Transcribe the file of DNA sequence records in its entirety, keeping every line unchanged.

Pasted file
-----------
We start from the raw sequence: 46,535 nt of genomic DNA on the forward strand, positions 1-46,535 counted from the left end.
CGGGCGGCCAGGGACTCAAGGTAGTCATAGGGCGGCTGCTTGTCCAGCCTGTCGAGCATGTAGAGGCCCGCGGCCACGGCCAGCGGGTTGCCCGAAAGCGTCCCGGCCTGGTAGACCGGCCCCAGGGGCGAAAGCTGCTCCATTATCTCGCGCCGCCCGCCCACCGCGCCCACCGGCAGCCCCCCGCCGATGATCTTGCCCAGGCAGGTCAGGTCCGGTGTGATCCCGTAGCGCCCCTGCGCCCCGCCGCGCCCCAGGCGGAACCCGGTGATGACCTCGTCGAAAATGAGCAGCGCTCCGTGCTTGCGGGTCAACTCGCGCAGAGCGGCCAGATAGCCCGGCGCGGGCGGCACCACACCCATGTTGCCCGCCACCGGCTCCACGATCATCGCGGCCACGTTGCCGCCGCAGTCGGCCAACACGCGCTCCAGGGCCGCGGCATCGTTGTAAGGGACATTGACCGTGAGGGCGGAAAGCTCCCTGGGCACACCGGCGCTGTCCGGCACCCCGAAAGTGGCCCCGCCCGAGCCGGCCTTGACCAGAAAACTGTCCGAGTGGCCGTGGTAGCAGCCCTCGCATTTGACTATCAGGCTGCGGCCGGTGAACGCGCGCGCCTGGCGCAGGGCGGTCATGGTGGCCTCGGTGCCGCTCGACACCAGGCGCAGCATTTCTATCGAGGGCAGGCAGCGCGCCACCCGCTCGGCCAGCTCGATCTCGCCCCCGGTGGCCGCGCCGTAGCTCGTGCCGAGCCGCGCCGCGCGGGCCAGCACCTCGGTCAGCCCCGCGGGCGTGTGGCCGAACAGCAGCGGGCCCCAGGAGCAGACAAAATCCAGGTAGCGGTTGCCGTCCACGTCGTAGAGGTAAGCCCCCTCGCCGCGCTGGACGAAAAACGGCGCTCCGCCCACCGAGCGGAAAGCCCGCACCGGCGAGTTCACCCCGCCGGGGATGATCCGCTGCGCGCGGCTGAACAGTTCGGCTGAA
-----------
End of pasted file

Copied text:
We start from the raw sequence: 46,535 nt of genomic DNA on the forward strand, positions 1-46,535 counted from the left end.
CGGGCGGCCAGGGACTCAAGGTAGTCATAGGGCGGCTGCTTGTCCAGCCTGTCGAGCATGTAGAGGCCCGCGGCCACGGCCAGCGGGTTGCCCGAAAGCGTCCCGGCCTGGTAGACCGGCCCCAGGGGCGAAAGCTGCTCCATTATCTCGCGCCGCCCGCCCACCGCGCCCACCGGCAGCCCCCCGCCGATGATCTTGCCCAGGCAGGTCAGGTCCGGTGTGATCCCGTAGCGCCCCTGCGCCCCGCCGCGCCCCAGGCGGAACCCGGTGATGACCTCGTCGAAAATGAGCAGCGCTCCGTGCTTGCGGGTCAACTCGCGCAGAGCGGCCAGATAGCCCGGCGCGGGCGGCACCACACCCATGTTGCCCGCCACCGGCTCCACGATCATCGCGGCCACGTTGCCGCCGCAGTCGGCCAACACGCGCTCCAGGGCCGCGGCATCGTTGTAAGGGACATTGACCGTGAGGGCGGAAAGCTCCCTGGGCACACCGGCGCTGTCCGGCACCCCGAAAGTGGCCCCGCCCGAGCCGGCCTTGACCAGAAAACTGTCCGAGTGGCCGTGGTAGCAGCCCTCGCATTTGACTATCAGGCTGCGGCCGGTGAACGCGCGCGCCTGGCGCAGGGCGGTCATGGTGGCCTCGGTGCCGCTCGACACCAGGCGCAGCATTTCTATCGAGGGCAGGCAGCGCGCCACCCGCTCGGCCAGCTCGATCTCGCCCCCGGTGGCCGCGCCGTAGCTCGTGCCGAGCCGCGCCGCGCGGGCCAGCACCTCGGTCAGCCCCGCGGGCGTGTGGCCGAACAGCAGCGGGCCCCAGGAGCAGACAAAATCCAGGTAGCGGTTGCCGTCCACGTCGTAGAGGTAAGCCCCCTCGCCGCGCTGGACGAAAAACGGCGCTCCGCCCACCGAGCGGAAAGCCCGCACCGGCGAGTTCACCCCGCCGGGGATGATCCGCTGCGCGCGGCTGAACAGTTCGGCTGAA